• The bill also requires biennial reports to Congress that measure the program’s economic impact.

Integrity-related Measures

  • Annual disclosure reports by regional centers required.
  • Authorization for sanctions: fines, suspension, debarment, termination of regional center status based on misrepresentation or other violations.
  • No regional center participation if an individual has been found liable within preceding five years of a civil or criminal infraction involving fraud or deceit; or persons “known or reasonably believed” to be engaged in criminal acts.
  • Secretary authorized to conduct background checks of regional center operators.
  • Authorization for Secretary of DHS to terminate a regional center.
  • Restriction on foreign government ownership or control; regional center principals limited to lawful permanent residents or citizens.
  • Provisions included to ensure regional center compliance with securities laws.
  • General authority for Secretary to deny or revoke regional center designation where designation was or is contrary to the national interest, a national security risk, or where the regional center is engaged in fraud, misrepresentation, or criminal misuse.
  • Authority provided for Secretary of DHS to consult with Secretary of Commerce on regional center designations and business documents.

Contingent Increase in Visa Numbers

The bill would amend the Immigration and Nationality Act to provide an additional 10,000 visas for the program if all visas under the cap were exhausted in a fiscal year. To prevent contingent increase, Congress would be required to act by joint resolution to determine such increase unnecessary.

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Photo of Laura Foote Reiff‡ Laura Foote Reiff‡

Laura Foote Reiff Co-Chairs the Business Immigration & Compliance Practice and is the Co-Managing Shareholder of the Northern Virginia Office. She also Co-Chairs the firm’s Labor & Employment Practice’s International Employment, Immigration & Workforce Strategies group. Laura focuses her practice on business immigration

Laura Foote Reiff Co-Chairs the Business Immigration & Compliance Practice and is the Co-Managing Shareholder of the Northern Virginia Office. She also Co-Chairs the firm’s Labor & Employment Practice’s International Employment, Immigration & Workforce Strategies group. Laura focuses her practice on business immigration laws and regulations affecting U.S. and foreign companies, as well as related employment compliance and legislative issues.

Laura advises corporations on a variety of compliance-related issues, particularly related to Form I-9 eligibility employment verification matters. Laura has been involved in audits and internal investigations and has successfully minimized monetary exposure as well as civil and criminal liabilities on behalf of her clients. She develops immigration compliance strategies and programs for both small and large companies. Laura performs I-9, H-1B and H-2B compliance inspections during routine internal reviews, while performing due diligence (in the context of a merger, acquisition or sale) or while defending a company against a government investigation.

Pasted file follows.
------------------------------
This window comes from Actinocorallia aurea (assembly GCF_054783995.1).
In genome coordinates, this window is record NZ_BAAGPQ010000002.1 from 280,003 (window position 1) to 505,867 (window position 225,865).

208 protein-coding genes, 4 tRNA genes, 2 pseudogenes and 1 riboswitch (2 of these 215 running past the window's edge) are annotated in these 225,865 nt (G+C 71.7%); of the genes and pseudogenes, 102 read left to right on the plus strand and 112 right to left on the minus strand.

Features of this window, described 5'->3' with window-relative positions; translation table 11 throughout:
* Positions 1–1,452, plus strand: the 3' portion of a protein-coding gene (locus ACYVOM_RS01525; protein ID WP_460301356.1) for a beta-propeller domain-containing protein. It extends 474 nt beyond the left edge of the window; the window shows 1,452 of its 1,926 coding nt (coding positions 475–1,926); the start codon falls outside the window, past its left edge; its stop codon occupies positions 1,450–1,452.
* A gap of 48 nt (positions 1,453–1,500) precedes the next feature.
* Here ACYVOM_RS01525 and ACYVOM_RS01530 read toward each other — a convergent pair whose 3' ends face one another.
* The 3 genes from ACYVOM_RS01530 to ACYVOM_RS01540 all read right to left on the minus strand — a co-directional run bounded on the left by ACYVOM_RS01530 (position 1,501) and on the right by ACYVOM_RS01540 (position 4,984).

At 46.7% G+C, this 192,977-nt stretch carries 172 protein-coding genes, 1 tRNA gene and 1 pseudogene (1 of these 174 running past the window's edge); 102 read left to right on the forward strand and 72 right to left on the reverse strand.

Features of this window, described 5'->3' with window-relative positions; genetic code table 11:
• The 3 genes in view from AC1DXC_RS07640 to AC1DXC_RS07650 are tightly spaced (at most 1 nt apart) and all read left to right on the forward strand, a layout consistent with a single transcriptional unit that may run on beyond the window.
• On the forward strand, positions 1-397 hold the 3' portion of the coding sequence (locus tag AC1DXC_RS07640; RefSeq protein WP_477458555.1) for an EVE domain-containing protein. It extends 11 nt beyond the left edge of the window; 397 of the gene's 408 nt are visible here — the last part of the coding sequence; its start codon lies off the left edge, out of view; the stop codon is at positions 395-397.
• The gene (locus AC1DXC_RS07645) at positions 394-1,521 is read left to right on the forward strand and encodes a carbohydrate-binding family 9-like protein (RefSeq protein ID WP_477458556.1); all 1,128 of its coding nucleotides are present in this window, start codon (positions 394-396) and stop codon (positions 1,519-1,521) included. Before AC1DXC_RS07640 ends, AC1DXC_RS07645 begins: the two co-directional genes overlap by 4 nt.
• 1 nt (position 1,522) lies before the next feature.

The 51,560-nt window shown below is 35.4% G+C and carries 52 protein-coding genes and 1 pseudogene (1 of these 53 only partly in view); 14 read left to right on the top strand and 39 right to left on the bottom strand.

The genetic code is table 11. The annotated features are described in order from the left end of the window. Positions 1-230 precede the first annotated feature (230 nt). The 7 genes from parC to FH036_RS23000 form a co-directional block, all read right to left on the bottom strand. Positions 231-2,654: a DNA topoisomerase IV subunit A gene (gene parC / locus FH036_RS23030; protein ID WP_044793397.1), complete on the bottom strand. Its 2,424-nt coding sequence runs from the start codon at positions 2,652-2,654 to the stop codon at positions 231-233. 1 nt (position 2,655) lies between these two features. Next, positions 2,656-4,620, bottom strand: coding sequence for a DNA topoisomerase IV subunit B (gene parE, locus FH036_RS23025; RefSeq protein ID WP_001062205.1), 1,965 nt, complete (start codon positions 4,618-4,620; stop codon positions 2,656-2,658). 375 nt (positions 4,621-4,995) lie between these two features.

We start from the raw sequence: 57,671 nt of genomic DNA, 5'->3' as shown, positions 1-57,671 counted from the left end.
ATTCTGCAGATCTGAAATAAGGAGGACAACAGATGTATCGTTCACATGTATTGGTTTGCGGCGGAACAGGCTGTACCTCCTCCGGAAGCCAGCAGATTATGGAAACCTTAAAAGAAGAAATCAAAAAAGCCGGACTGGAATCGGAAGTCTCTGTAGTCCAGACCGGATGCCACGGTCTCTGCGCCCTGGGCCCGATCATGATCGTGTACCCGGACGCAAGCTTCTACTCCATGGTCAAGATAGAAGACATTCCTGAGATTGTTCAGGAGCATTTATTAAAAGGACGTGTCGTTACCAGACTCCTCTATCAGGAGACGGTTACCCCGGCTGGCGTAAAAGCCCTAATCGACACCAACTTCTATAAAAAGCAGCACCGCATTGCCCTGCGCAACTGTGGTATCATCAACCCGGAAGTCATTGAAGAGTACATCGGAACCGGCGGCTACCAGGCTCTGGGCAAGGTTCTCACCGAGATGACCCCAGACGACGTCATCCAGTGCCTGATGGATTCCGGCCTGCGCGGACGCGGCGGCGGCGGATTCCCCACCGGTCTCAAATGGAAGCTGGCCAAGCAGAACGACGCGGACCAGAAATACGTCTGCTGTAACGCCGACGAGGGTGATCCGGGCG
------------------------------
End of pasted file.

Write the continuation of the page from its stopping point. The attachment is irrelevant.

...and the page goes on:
Laura represents many businesses in creating, managing and using “Regional Centers” that can create indirect jobs toward the 10 new U.S. jobs whose creation can give rise to EB-5 permanent residence for investment. She coordinates this work with attorneys practicing in securities law compliance, with economists identifying “targeted employment areas” and projecting indirect job creation, and with licensed securities brokers coordinating offerings. She also represents individual investors in obtaining conditional permanent residence and in removing conditions from permanent residence.

Laura’s practice also consists of managing business immigration matters and providing immigration counsel to address the visa and work authorization needs of U.S. and global personnel including professionals, managers and executives, treaty investors/ traders, essential workers, persons of extraordinary ability, corporate trainees, and students. She is an immigration policy advocacy expert and works on immigration reform policies.

Admitted in the District of Columbia and Maryland. Not admitted in Virginia. Practice limited to federal immigration practice.